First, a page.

AIDS TREATMENT GUIDELINES REVISED
By Anthony J. Brown
Reuters 2 February 2001
New York -- Revised AIDS treatment
guidelines call for delaying antiretroviral therapy in patients who
have no symptoms, US government researchers will announce Monday. The
new recommendations aim to reduce the toxic effects of the powerful
drugs HIV-infected people take to fight the virus.
"The philosophy of the original guidelines was to hit hard and hit
early,'' Dr. Anthony Fauci, director of the National Institute of
Allergy and Infectious Diseases (news - web sites), told Reuters
Health Thursday. "That philosophy was reasonable if you assumed that
antiretroviral therapy could eradicate the virus and ultimately get
people off therapy.''
However, Fauci explained, since clearing the virus completely is not
currently possible, people will likely need to keep taking their
medicines indefinitely. "This shifts the risk-benefit ratio to
looking at the long-term toxicities of treatment,'' he said.
"If you look at people who have been treated for many years, there
is an increasing incidence of toxicities...and emergence of resistant
organisms,'' Fauci added.
The hallmark of HIV infection is damage to the immune system.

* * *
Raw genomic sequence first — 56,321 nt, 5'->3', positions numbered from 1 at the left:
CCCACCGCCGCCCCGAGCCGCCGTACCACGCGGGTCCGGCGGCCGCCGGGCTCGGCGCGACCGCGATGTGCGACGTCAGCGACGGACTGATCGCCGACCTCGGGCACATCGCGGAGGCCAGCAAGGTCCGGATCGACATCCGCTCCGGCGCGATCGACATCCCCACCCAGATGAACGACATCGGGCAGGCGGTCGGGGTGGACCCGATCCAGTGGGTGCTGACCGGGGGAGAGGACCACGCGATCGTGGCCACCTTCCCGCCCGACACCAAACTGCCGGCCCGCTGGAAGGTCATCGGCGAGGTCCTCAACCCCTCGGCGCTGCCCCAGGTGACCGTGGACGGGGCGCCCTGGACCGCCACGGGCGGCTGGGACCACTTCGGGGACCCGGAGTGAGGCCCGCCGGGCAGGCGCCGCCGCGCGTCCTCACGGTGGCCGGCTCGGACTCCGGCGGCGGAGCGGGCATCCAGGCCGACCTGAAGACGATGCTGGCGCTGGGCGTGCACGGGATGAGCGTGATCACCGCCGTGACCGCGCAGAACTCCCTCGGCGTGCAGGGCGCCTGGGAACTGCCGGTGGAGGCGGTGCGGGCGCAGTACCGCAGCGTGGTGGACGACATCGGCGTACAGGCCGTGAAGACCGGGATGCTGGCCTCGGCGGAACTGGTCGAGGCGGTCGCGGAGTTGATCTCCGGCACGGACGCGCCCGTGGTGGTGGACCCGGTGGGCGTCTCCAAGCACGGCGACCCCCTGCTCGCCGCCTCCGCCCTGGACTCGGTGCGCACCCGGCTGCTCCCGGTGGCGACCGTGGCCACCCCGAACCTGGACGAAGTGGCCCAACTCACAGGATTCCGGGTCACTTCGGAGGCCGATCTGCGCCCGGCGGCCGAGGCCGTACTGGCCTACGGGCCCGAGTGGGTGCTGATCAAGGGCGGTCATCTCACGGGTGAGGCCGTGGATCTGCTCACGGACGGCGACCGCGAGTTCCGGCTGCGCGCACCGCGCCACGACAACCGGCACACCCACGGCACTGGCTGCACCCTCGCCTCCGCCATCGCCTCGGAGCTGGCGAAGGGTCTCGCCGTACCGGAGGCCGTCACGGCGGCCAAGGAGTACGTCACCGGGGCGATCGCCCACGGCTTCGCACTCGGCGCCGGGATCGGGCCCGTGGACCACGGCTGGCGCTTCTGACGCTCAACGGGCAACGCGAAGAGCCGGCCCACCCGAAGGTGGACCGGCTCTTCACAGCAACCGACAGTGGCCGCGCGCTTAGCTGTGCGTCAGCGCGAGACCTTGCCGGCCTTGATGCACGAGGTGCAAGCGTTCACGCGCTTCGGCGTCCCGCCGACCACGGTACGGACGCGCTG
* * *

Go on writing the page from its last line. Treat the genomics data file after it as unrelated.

Dropping levels of a type of white blood cell called CD4+ cells is a
sign doctors use to monitor this destruction.
Previously, antiretroviral therapy was recommended for symptom-free
patients who had 500 CD4+ white blood cells per microliter of blood,
or 10,000 copies of the virus per milliliter of plasma according to a
measurement called branched-DNA testing.
The current revision calls for delaying treatment until the CD4+ cell
count is less than 350 cells/microliter, or the viral load is greater
than 30,000 viral copies by branched-DNA testing. In essence, "we
are setting the bar at a more advanced stage of disease,'' Fauci noted.
Current research suggests that delaying treatment in this way will
not impact survival or time to development of an AIDS-defining
illness, Fauci pointed out. But this delay may help reduce the
incidence of the toxic cumulative side effects linked to the
"cocktail'' of drugs HIV patients take.
Fauci emphasized that the treatment revisions were for asymptomatic
patients only. Guidelines for patients who have symptoms, or whose
CD4+ cell counts are less than 200 cells/microliter have not changed.
The revised guidelines, a joint effort of the Department of Health
and Human Services and the Henry J. Kaiser Family
Foundation, will be released on February 5.